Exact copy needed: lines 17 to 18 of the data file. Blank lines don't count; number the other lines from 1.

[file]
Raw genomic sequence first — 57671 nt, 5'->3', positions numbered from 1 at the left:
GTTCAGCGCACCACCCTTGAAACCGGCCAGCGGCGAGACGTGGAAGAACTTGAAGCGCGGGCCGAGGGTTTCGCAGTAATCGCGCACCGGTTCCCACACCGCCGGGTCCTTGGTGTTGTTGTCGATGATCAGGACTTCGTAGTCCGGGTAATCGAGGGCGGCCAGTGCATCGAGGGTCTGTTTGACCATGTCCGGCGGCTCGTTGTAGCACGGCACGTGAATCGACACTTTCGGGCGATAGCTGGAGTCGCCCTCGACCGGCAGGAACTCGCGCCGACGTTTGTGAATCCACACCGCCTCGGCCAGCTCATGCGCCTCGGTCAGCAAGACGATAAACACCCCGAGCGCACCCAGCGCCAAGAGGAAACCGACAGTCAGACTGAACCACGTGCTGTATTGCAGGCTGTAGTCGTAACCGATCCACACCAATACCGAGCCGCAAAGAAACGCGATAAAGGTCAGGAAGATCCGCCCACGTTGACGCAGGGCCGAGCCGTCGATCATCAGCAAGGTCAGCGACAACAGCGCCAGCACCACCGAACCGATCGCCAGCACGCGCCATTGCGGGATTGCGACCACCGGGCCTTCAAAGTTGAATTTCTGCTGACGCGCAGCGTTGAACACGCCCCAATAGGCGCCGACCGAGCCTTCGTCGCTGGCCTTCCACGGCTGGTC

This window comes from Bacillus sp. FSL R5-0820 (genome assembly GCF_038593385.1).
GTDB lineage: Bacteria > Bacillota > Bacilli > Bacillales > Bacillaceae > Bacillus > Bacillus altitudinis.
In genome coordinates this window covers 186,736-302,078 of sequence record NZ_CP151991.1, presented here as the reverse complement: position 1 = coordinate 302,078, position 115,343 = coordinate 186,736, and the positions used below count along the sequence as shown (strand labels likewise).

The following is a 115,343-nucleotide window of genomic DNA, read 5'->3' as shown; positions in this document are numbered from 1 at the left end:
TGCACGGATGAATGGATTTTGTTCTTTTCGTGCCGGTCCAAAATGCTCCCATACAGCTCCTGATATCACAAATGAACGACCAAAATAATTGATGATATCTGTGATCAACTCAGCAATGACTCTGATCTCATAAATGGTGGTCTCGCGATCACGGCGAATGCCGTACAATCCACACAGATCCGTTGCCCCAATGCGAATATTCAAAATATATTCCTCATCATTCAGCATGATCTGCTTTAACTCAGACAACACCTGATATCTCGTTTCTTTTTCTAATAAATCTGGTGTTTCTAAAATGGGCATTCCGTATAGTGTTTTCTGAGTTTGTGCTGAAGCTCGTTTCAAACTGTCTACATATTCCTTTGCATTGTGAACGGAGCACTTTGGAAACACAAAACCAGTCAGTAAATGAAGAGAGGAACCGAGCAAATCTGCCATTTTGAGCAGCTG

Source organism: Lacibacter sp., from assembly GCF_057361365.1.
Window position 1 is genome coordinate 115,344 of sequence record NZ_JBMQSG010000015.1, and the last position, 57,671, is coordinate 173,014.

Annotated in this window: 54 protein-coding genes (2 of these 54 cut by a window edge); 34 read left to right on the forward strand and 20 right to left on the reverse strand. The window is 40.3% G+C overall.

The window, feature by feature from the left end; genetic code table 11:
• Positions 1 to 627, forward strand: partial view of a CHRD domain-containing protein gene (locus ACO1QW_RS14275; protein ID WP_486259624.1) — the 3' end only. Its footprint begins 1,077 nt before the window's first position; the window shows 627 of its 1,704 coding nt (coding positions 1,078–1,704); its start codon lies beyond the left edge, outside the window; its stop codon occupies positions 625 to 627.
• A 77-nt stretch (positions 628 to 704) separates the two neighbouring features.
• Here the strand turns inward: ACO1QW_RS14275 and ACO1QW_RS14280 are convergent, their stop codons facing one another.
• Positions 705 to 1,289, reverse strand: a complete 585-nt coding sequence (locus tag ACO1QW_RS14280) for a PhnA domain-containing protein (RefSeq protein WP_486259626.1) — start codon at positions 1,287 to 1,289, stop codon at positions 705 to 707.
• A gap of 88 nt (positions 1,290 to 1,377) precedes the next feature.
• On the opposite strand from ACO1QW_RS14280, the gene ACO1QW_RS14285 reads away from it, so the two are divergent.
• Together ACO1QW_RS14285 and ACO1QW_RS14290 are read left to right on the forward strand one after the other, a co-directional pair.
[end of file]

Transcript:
• On the opposite strand from ACO1QW_RS14280, the gene ACO1QW_RS14285 reads away from it, so the two are divergent.
• Together ACO1QW_RS14285 and ACO1QW_RS14290 are read left to right on the forward strand one after the other, a co-directional pair.